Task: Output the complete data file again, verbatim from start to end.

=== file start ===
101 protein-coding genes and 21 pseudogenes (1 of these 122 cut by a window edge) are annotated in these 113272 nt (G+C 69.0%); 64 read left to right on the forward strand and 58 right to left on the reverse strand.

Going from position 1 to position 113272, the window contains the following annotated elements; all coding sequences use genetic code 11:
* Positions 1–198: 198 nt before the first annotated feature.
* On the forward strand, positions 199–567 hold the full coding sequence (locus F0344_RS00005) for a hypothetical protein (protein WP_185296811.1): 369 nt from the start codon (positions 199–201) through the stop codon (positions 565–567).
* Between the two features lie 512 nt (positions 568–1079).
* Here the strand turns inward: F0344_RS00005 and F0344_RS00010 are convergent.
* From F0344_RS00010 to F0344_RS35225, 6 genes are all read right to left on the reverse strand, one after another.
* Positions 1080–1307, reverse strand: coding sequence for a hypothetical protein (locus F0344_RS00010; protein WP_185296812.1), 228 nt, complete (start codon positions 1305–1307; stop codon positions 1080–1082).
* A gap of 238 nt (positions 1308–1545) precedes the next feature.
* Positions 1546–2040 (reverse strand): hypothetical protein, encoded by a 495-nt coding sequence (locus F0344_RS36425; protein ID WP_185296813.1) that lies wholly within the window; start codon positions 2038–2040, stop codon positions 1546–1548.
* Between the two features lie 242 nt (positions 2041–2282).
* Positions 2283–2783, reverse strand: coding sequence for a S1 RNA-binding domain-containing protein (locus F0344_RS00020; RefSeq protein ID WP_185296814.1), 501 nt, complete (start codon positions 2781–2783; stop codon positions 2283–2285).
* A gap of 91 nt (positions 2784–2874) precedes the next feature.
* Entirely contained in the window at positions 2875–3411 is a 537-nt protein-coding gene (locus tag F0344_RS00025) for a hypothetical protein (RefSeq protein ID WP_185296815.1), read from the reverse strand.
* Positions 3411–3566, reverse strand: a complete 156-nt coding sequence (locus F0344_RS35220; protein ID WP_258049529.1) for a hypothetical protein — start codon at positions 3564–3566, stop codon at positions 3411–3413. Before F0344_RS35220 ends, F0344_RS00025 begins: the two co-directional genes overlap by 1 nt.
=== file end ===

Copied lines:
101 protein-coding genes and 21 pseudogenes (1 of these 122 cut by a window edge) are annotated in these 113272 nt (G+C 69.0%); 64 read left to right on the forward strand and 58 right to left on the reverse strand.

Going from position 1 to position 113272, the window contains the following annotated elements; all coding sequences use genetic code 11:
* Positions 1–198: 198 nt before the first annotated feature.
* On the forward strand, positions 199–567 hold the full coding sequence (locus F0344_RS00005) for a hypothetical protein (protein WP_185296811.1): 369 nt from the start codon (positions 199–201) through the stop codon (positions 565–567).
* Between the two features lie 512 nt (positions 568–1079).
* Here the strand turns inward: F0344_RS00005 and F0344_RS00010 are convergent.
* From F0344_RS00010 to F0344_RS35225, 6 genes are all read right to left on the reverse strand, one after another.
* Positions 1080–1307, reverse strand: coding sequence for a hypothetical protein (locus F0344_RS00010; protein WP_185296812.1), 228 nt, complete (start codon positions 1305–1307; stop codon positions 1080–1082).
* A gap of 238 nt (positions 1308–1545) precedes the next feature.
* Positions 1546–2040 (reverse strand): hypothetical protein, encoded by a 495-nt coding sequence (locus F0344_RS36425; protein ID WP_185296813.1) that lies wholly within the window; start codon positions 2038–2040, stop codon positions 1546–1548.
* Between the two features lie 242 nt (positions 2041–2282).
* Positions 2283–2783, reverse strand: coding sequence for a S1 RNA-binding domain-containing protein (locus F0344_RS00020; RefSeq protein ID WP_185296814.1), 501 nt, complete (start codon positions 2781–2783; stop codon positions 2283–2285).
* A gap of 91 nt (positions 2784–2874) precedes the next feature.
* Entirely contained in the window at positions 2875–3411 is a 537-nt protein-coding gene (locus tag F0344_RS00025) for a hypothetical protein (RefSeq protein ID WP_185296815.1), read from the reverse strand.
* Positions 3411–3566, reverse strand: a complete 156-nt coding sequence (locus F0344_RS35220; protein ID WP_258049529.1) for a hypothetical protein — start codon at positions 3564–3566, stop codon at positions 3411–3413. Before F0344_RS35220 ends, F0344_RS00025 begins: the two co-directional genes overlap by 1 nt.